Home Business Enhancement & Opportunities Understanding Karakuri – Automation Is Not Necessarily Complex And Expensive
Understanding Karakuri – Automation Is Not Necessarily Complex And Expensive

Understanding Karakuri – Automation Is Not Necessarily Complex And Expensive


Automation need not be limited to the complex high-tech robots that many associate with modern manufacturing systems. The principle of Karakuri Kaizen, a central component of the Lean Production System (LPS) philosophy, focuses on simple, easily-implemented automation that rely on natural forces instead of an electrical power supply.

*Photo source: https://www.techrepublic.com/pictures/photos-the-friendly-faces-of-japanese-robots/6/

What is Karakuri?

Karakuri originated in 17th century Japan; the most famous example is the Karakuri Ningyo –  a mechanical tea serving puppet made out of wood and utilizes a system of cogs, levers and pulleys. The puppet brings a cup of tea to a guest, and once the guest is done, is able to turn around and bring the cup back.

*Video source: https://www.youtube.com/channel/UC3yQ-U_eJjxCNM20mxzgdKQ

In manufacturing, Karakuri is a mechanical system that aims to increase efficiency. The beauty of Karakuri is that it emphasizes on not relying on a power supply, making it very-cost efficient, simpler to install, maintain and easier to improve later on. Karakuri systems depend on natural forces such as gravity, momentum and friction to function.

Karakuri in manufacturing

Karakuri is usually deployed to reduce non value-added work in a process without the need to invest in more expensive systems. Typically, this applies to tasks that have to do with work transfer, loading & unloading as well as assembly.

Take as an example the need to transfer a crate of parts from Station A to Station B, which is a considerable distance away. An option would be installing a conveyor belt, but the design and installation of such system can be costly.

Imagine a pedal-operated seesaw between the stations. When stepped on, the pedal on one side will tilt the seesaw which allows a crate of parts to slide down to the other side. A pedal on the other side of the seesaw will tilt it the opposite way to stop accepting crates of parts or to return empty crates.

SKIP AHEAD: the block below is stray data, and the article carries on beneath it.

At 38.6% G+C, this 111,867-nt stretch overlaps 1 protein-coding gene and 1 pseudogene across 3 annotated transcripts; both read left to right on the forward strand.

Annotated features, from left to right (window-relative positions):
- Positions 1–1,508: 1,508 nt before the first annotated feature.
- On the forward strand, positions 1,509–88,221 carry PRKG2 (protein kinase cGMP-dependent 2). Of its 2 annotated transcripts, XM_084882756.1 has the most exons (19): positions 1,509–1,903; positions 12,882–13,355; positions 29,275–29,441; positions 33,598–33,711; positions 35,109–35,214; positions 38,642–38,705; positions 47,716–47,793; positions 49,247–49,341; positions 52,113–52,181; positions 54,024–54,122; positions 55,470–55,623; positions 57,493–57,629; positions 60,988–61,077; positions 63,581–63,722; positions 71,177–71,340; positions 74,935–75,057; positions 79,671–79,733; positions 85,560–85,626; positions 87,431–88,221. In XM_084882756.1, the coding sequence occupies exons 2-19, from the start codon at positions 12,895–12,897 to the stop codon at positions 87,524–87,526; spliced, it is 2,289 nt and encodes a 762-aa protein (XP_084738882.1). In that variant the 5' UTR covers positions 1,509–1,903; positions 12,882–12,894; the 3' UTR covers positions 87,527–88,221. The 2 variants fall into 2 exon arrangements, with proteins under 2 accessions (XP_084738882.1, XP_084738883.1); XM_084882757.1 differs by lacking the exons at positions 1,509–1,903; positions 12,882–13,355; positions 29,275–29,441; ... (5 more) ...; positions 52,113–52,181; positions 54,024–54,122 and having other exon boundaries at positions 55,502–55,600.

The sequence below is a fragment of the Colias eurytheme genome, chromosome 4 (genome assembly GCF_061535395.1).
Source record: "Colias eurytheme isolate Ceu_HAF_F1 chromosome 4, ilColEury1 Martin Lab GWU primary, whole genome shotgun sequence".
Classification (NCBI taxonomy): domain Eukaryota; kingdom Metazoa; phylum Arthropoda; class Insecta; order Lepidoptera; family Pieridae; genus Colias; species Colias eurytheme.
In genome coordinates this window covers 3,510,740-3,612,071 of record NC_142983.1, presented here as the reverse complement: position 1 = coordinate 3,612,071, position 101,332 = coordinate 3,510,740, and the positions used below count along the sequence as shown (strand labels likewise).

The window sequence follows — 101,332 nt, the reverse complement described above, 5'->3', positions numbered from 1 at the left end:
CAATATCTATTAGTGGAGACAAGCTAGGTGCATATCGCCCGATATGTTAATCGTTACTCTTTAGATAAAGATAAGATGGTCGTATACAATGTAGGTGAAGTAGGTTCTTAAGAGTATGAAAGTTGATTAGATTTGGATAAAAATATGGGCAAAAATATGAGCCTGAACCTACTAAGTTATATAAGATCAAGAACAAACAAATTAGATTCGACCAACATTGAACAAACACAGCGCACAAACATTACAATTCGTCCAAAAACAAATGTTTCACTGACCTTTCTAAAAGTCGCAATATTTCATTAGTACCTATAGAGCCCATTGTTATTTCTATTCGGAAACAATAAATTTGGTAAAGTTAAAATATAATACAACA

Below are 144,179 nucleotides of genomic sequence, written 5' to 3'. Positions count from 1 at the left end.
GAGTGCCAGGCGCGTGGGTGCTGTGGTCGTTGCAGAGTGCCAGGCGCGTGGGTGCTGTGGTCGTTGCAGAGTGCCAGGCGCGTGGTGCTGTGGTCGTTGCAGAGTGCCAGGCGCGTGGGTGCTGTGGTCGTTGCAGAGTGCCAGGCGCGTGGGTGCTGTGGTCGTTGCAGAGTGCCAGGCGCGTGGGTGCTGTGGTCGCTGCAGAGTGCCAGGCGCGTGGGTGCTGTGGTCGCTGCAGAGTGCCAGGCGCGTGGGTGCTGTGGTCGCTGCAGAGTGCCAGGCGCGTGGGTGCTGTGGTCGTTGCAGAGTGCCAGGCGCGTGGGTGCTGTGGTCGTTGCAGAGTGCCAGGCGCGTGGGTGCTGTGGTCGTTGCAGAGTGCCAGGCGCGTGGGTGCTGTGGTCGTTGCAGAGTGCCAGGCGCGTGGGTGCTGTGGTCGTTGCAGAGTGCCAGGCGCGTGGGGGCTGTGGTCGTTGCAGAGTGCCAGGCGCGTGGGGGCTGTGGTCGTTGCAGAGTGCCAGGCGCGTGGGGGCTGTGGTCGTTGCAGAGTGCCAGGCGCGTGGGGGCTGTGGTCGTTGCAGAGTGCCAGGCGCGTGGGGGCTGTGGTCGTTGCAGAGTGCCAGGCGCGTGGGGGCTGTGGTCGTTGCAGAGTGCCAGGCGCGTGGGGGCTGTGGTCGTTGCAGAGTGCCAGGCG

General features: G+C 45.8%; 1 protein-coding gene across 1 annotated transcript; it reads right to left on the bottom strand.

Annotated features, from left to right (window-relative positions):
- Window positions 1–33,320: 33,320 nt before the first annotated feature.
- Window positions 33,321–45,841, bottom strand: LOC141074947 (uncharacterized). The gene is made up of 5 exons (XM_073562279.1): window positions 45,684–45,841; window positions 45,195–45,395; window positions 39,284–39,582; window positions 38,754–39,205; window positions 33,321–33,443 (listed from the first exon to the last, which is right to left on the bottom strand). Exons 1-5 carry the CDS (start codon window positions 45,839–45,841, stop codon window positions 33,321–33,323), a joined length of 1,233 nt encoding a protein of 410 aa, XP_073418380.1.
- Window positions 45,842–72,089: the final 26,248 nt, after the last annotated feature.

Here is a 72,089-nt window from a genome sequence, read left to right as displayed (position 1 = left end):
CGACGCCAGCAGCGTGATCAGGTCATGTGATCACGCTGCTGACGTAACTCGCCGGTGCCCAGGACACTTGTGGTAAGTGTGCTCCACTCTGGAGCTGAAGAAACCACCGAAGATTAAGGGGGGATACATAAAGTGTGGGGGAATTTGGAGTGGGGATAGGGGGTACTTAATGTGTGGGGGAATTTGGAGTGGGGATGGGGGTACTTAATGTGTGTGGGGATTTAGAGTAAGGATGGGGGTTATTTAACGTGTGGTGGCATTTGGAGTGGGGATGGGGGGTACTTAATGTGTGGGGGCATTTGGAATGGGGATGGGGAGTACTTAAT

Photo source: http://www.lean-clever-automation.com/karakuri-profitability-by-an-old-revolution

Karakuri systems can be as simple as that, or more complex. What is important to understand about karakuri is that it is an ingenious and cost-effective approach to reduce man-hours, parts replenish time and overall product cycle time in the spirit of increasing efficiency and product output.


The concept of Karakuri is not depending in power, allowing the use of materials that are readily available. Not having to depend on electric power means not having to depend on special parts such as electric circuits, which allow the use of simpler materials such as pipes, metal and wooden bars. These materials are inherently more cost-effective to acquire and assemble, sometimes using spare materials from the factory is possible.

Simpler to install and maintain

The basic mechanisms of Karakuri may comprise of a system of pulleys, seesaws, sliders and rotations. These basic systems are easier to design and, because Karakuri systems typically use common materials, it is also easier to install.

Due to the nature of Karakuri systems using simple materials, diagnosing and making repairs to it would not be as complicated as having to repair mechanical systems involving electronic circuitry. Karakuri systems do no necessitate highly-skilled technicians to be available to maintain it, and as such repairs and maintenance to these systems can be done swiftly.

Large room for continuous improvements (or Kaizen)

Karakuri systems are often looked at together with Kaizen – a term to mean continuous improvements. Over time, workers may realise that more improvements can be made to certain production lines, and the Karakuri approach takes that into account.

Using simple materials and simple mechanical systems allow the Karakuri mechanisms to be easily improved in the future. Karakuri mechanism are readily expandable and can be configured to work together with other Karakuri mechanisms.

The benefits of the Karakuri approach

The implementation of Karakuri optimizes energy and working speed, reduces workload, eliminates redundant work processes to increase productivity, all without depending on a power supply.

Designing Karakuri elements into a the manufacturing process ensures that the workers carry-out value-added tasks while eliminating ergonomic issues. An ergonomic work station is one that accommodates the capabilities of worker through a well-designed workstation, work practices and work flow. This avoids excessive efforts during work that is affected by movement and postures of the workers.

Moreover, when a task is taken over by the Karakuri system, the worker can now focus more on value-added work. This will result in higher quality products.

The essence of Karakuri

The underlying principle of Karakuri is the act of continuously improving on tasks using low-cost, but effective, methods not dependant on a power supply.

Developing Karakuri systems ensure that members of a production line always find creative and cost-effective ways to improve the manufacturing process. Being creative and cost-effective has been one of the core philosophies of reducing waste under the Lean Production System.